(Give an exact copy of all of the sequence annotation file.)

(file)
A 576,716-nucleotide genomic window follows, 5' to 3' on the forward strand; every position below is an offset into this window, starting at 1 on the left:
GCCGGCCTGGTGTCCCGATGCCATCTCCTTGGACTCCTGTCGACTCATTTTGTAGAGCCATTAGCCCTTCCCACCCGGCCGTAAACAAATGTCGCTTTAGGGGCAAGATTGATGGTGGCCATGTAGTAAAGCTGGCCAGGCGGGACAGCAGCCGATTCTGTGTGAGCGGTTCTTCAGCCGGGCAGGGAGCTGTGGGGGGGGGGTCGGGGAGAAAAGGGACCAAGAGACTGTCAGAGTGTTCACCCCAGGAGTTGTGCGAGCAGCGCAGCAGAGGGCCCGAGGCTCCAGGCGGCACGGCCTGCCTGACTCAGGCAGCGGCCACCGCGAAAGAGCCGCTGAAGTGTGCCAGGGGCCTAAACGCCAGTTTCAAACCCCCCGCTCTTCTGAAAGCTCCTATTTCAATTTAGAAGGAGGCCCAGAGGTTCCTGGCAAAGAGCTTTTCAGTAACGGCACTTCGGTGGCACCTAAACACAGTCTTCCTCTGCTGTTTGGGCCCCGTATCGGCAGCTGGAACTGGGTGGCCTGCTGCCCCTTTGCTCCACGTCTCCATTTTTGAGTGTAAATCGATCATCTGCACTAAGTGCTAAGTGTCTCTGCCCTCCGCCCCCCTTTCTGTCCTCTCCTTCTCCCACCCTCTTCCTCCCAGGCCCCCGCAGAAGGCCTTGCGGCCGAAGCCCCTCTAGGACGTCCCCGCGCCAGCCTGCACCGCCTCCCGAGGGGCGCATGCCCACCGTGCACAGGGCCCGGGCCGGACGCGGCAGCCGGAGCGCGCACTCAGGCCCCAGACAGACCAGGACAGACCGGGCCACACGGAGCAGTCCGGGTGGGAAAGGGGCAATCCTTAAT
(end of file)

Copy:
A 576,716-nucleotide genomic window follows, 5' to 3' on the forward strand; every position below is an offset into this window, starting at 1 on the left:
GCCGGCCTGGTGTCCCGATGCCATCTCCTTGGACTCCTGTCGACTCATTTTGTAGAGCCATTAGCCCTTCCCACCCGGCCGTAAACAAATGTCGCTTTAGGGGCAAGATTGATGGTGGCCATGTAGTAAAGCTGGCCAGGCGGGACAGCAGCCGATTCTGTGTGAGCGGTTCTTCAGCCGGGCAGGGAGCTGTGGGGGGGGGGTCGGGGAGAAAAGGGACCAAGAGACTGTCAGAGTGTTCACCCCAGGAGTTGTGCGAGCAGCGCAGCAGAGGGCCCGAGGCTCCAGGCGGCACGGCCTGCCTGACTCAGGCAGCGGCCACCGCGAAAGAGCCGCTGAAGTGTGCCAGGGGCCTAAACGCCAGTTTCAAACCCCCCGCTCTTCTGAAAGCTCCTATTTCAATTTAGAAGGAGGCCCAGAGGTTCCTGGCAAAGAGCTTTTCAGTAACGGCACTTCGGTGGCACCTAAACACAGTCTTCCTCTGCTGTTTGGGCCCCGTATCGGCAGCTGGAACTGGGTGGCCTGCTGCCCCTTTGCTCCACGTCTCCATTTTTGAGTGTAAATCGATCATCTGCACTAAGTGCTAAGTGTCTCTGCCCTCCGCCCCCCTTTCTGTCCTCTCCTTCTCCCACCCTCTTCCTCCCAGGCCCCCGCAGAAGGCCTTGCGGCCGAAGCCCCTCTAGGACGTCCCCGCGCCAGCCTGCACCGCCTCCCGAGGGGCGCATGCCCACCGTGCACAGGGCCCGGGCCGGACGCGGCAGCCGGAGCGCGCACTCAGGCCCCAGACAGACCAGGACAGACCGGGCCACACGGAGCAGTCCGGGTGGGAAAGGGGCAATCCTTAAT